On November 5, the International Consortium of Investigative Journalists (ICIJ) published its second major project on offshore companies. Titled “Paradise Papers: Secrets of the Global Elite,” the new report contains data pulled from state registries on dozens of exotic islands. Meduza summarizes what we learned about Russians from the ICIJ’s new work.
As with the “Panama Papers,” this new offshore data was received by the German newspaper Süddeutsche Zeitung, which refuses to reveal any details about its source. It’s also unknown when the documents were handed over, and how long the newspaper spent reviewing the information. In total, journalists were given access to 13.4 million documents from two companies: the Bermuda-based firm Appleby and the Singapore-based company Asiacity Trust. The archives go back more than 65 years, with records as old as 1950 and nothing newer than 2016. In addition to these companies’ internal information, the Paradise Papers also contain corporate registry data from 19 different states.
The Paradise Papers involved the work of 381 journalists from 96 different publications in 67 different countries. It’s still unknown if the archive itself will be made available to the public, as the Panama Papers were.
A year ago, Russian companies and Russian individuals played a starring role in the Panama Papers. Of all the countries mentioned in the ICIJ’s new report, however, Russia doesn’t even make the top ten. According to the newspaper Novaya Gazeta, which contributed to the Paradise Papers, this is because Appleby has relatively stricter procedures for verifying the origin of its clients’ money. Several prominent Russians nevertheless do appear in the new archive.
Marina Sechina, the ex-wife of Rosneft head Igor Sechin. Before the divorce in 2011, according to her husband’s assets declaration, Marina Sechina had almost no income. But then she acquired shares in several Russian companies, and in 2012 her name was used in the Cayman Islands to register the company “S Holdings Ltd,” which was needed to implement several development projects by Julius Meinl, the owner of an eponymous Austrian coffee chain. Marina Sechina’s company was supposed to become a “select investor” in a chain of offshore firms for implementing different projects in Russia. When Appleby found out that Sechina is a “politically significant person” in Russia, her firm in the Meinl corporate chain was replaced.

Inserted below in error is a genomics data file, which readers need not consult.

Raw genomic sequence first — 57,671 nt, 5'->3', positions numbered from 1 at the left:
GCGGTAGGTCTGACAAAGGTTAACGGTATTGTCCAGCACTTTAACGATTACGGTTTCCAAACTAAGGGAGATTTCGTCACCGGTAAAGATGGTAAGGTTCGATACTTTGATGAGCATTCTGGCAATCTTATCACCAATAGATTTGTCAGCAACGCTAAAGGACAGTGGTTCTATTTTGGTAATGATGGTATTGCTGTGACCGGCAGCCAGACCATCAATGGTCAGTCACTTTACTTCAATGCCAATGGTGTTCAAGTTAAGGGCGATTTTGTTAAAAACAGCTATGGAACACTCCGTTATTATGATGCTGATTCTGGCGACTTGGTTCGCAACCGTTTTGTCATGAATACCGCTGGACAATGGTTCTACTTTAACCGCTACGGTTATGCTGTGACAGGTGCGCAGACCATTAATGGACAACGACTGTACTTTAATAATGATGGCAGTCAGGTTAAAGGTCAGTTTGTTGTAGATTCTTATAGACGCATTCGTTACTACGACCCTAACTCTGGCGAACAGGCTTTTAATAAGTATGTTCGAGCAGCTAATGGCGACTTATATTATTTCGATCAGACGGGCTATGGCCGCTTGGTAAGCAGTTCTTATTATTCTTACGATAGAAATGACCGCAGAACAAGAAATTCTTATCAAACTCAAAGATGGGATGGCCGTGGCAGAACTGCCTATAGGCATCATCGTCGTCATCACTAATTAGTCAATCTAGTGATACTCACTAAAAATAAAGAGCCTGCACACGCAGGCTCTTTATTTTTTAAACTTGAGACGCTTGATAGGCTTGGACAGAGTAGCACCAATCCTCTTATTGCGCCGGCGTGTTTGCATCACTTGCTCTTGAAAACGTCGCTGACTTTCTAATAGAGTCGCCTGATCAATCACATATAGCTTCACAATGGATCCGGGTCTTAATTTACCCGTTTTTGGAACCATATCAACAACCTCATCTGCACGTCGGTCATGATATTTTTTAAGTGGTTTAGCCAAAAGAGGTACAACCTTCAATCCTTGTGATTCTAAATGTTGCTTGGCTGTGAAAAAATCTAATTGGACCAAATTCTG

Roman Abramovich appears in Appleby’s documents in the context of inconsistent registration forms for the purchase of a stake in a Bermuda-based company called “Russia Forest Products.” In this paperwork, Abramovich denied that he’d ever been named in an official investigation, but open-source information confirms that he was a person named in a criminal case involving the theft of diesel fuel in 1992. When Bermuda officials blocked Abramovich’s purchase attempt, Appleby simply reattempted the deal in the British Virgin Islands, where the same answers on the registration forms raised no questions.
Alexey Ezubov, a State Duma deputy from the ruling political party United Russia, signed documents in 2013 as the director of an offshore company registered in Bermuda. At the time, he’d already served six years in the Duma, where it’s illegal for deputies to participate in the management of commercial enterprises. Violating these rules is grounds for being ejected from the parliament. The owner of the company in question is oligarch Oleg Deripaska.
Alisher Usmanov and Yuri Milner bought shares in Facebook and Twitter with the help of funds from state companies. Based on data from Appleby, when Usmanov headed Gazprom Investholding, he approved a $920-million loan to the company “Kanton Services,” which then invested in Milner’s foundation for the purchase of Facebook shares. It’s known that Usmanov and Milner acquired up to 10 percent of Facebook in 2009 and later sold their shares for roughly $1.6 billion. For an investment in Twitter, Milner relied on funds from the state-owned VTB Bank. Milner says he didn’t know about Gazprom’s involvement in the Facebook deal, and he denies the possibility that VTB has any leverage over Twitter as an investor.
In addition, Russian citizens often turned to Appleby to register private planes, to avoid paying taxes when importing them to the European Union. This little trick was employed by oligarchs like the Rotenberg brothers, Oleg Deripaska, and Oleg Tinkov. Also appearing in the Paradise Papers is Olga Shuvalova, the wife of Russia’s first deputy prime minister. The company Altitude X3 Ltd is registered in her name, and it owns a plane that’s been mentioned in an investigative report by Alexey Navalny’s Anti-Corruption Foundation.